This is a small room with passages to the east, northeast and south, and a forbidding hole leading west. Bloodstains and deep scratches (perhaps made by an axe) mar the walls. A troll, brandishing a bloody axe, blocks all passages out of the room.
> kill the troll with the elvish sword
The troll is struck on the arm; blood begins to trickle down.
The axe crashes against the rock, throwing sparks!
The fatal blow strikes the troll square in the heart: he dies. As the troll breathes his last breath, a cloud of sinister black fog envelops him; when it lifts, the carcass is gone.
> go east
In this episode we’re going to look at one of the most powerful feature of OCaml: pattern matching.
Code for this episode can be found at https://github.com/ericlippert/flathead/tree/blog5
Recall that our attack on the problem of decoding compressed zstrings into real strings is to implement a state machine. That is, given a current character and current state, what is the new state and the new output — the output being a fragment of a string. Here’s the code:
let process_zchar (Zchar zchar) state = match (zchar, state) with | (1, Alphabet _) -> ("", abbrev0) | (2, Alphabet _) -> ("", abbrev32) | (3, Alphabet _) -> ("", abbrev64) | (4, Alphabet _) -> ("", alphabet1) | (5, Alphabet _) -> ("", alphabet2) | (6, Alphabet 2) -> ("", Leading) | (_, Alphabet a) -> (alphabet_table.(a).(zchar), alphabet0) | (_, Abbrev Abbreviation a) -> let abbrv = Abbreviation (a + zchar) in let addr = abbreviation_zstring story abbrv in let str = read story addr in (str, alphabet0) | (_, Leading) -> ("", (Trailing zchar)) | (_, Trailing high) -> let s = string_of_char (Char.chr (high * 32 + zchar)) in (s, alphabet0)
Wow, there is a lot going on here. This is a very violent introduction to the matching syntax. But we’ll get through it!
First off, I’ve created yet another simple wrapper type, this one around characters extracted from zstring encodings.
OCaml allows you to create tuples by simply making a parenthesized, comma-separated list of values. So
(zchar, state) is just a newly-created two-element tuple containing the character and the state. Similarly, on the next line,
("", abbrev0) is a two-element tuple containing a string and a state.
match means “I’m going to give you an expression and a pile of bar-separated patterns that might match this expression. Go down the list and find the first pattern that matches this expression; the thing to the right of the arrow is the value I want you to produce for this case.” It’s sort of like an “if-then” and sort of like a switch in C#, but it operates on expressions and has a very powerful pattern matching syntax. (An expression-matching syntax is proposed for C# 7 and I would love to have it!)
Let’s look at the patterns. Each pattern is of course a tuple pattern, so we ask “does the first pattern in the tuple pattern match the first element in the tuple? (that is, the zchar.) Does the second pattern in the tuple pattern match the second element in the tuple? (that is, the state)” If we get both matches, then the pattern as a whole matches.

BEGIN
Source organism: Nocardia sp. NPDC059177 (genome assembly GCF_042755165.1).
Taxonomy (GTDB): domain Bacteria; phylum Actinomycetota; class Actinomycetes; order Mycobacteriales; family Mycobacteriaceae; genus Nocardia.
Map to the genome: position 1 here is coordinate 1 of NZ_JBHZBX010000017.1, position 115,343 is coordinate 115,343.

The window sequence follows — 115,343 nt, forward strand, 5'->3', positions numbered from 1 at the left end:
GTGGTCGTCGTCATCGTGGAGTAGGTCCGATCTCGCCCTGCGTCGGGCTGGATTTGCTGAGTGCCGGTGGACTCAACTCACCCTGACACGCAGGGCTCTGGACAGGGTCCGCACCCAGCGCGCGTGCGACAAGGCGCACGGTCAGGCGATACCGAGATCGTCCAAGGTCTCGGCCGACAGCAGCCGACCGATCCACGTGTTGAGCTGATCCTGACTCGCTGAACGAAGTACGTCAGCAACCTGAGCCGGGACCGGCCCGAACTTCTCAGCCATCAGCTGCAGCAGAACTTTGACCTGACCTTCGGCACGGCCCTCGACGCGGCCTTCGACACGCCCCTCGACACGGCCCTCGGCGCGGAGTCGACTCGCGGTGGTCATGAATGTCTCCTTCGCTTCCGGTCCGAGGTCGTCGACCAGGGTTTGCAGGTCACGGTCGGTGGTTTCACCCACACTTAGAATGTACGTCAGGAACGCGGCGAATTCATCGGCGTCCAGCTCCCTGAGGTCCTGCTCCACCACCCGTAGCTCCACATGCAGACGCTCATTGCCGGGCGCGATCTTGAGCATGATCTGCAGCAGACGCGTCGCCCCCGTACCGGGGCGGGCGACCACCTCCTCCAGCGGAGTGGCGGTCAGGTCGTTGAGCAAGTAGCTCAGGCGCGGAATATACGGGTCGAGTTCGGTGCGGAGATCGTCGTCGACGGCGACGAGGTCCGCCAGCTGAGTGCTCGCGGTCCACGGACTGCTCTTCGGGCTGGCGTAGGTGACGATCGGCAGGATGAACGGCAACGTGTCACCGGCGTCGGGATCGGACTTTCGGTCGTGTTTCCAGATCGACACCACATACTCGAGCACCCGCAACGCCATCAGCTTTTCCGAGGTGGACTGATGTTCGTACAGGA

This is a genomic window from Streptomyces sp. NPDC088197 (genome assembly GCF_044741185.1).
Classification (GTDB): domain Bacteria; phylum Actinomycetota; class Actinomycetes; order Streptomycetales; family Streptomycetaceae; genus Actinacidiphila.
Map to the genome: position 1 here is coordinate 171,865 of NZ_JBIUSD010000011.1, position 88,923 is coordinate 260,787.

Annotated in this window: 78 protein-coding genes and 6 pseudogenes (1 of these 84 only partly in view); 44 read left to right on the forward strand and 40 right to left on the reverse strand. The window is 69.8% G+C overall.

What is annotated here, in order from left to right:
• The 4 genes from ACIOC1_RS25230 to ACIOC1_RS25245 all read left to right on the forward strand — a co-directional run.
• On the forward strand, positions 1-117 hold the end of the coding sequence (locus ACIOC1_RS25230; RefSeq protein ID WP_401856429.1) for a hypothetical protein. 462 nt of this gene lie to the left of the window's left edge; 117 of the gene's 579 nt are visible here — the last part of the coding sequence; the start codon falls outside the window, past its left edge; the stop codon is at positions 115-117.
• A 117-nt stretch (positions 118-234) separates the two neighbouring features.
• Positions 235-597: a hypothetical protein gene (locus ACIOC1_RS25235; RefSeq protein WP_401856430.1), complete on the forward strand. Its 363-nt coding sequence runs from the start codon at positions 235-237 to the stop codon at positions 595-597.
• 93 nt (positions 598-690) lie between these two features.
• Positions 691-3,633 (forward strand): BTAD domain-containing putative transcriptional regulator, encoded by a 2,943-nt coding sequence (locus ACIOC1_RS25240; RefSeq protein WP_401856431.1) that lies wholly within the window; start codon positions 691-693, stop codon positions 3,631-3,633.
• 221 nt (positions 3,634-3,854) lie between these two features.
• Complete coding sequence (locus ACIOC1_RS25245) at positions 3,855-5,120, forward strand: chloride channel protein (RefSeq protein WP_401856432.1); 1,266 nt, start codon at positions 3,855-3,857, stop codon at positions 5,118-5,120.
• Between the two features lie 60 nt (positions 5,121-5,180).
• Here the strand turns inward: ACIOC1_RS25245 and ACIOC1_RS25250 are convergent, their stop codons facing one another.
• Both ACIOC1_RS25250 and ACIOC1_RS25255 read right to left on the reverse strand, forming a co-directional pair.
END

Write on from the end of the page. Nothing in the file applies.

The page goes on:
Let’s look at the individual patterns. The patterns 1, 2, 3, 4, 5, 6 are pretty obvious; these are just ordinary “switch” cases. If the zchar equals that value then the pattern matches.
Alphabet _ means “match any state that was constructed with the Alphabet constructor, and I don’t care what value was given to the constructor”.
So the first match case means “if the zchar is 1 and the state is any alphabet state then the result is an empty string and the new state is abbrev0.
Now that you understand that, the next few patterns should be easy to understand. Right up to
| (_, Alphabet a) -> (alphabet_table.(a).(zchar), alphabet0)
The _ pattern means “match any zchar value”. The
Alphabet a pattern means “match any state created with the Alphabet constructor, and I would like to name the value that was passed to the constructor
a. This value is of course an integer, so we can then use it as the index into an array to fetch the string we want. (And of course the new state goes back to alphabet 0 for processing the next character.)
This one is a little bit interesting:
| (_, Abbrev Abbreviation a) -> let abbrv = Abbreviation (a + zchar) in let addr = abbreviation_zstring story abbrv in let str = read story addr in (str, alphabet0)
Notice that we are unwrapping two levels of wrapping here. We want a state that was constructed with the Abbrev constructor, whose argument was constructed with the Abbreviation constructor, which was constructed with an integer, call it
Notice also that in this code I’m assuming that we have a method
read that can take a
Zstring address and produce a string, but this is precisely what we are attempting to write! I’ll leave implementation of this method until next time; if you think that it is going to have to somehow be recursive with respect to
process_zchar, you’re right.
Next time on FAIC: let’s put together everything we’ve seen so far in string decoding.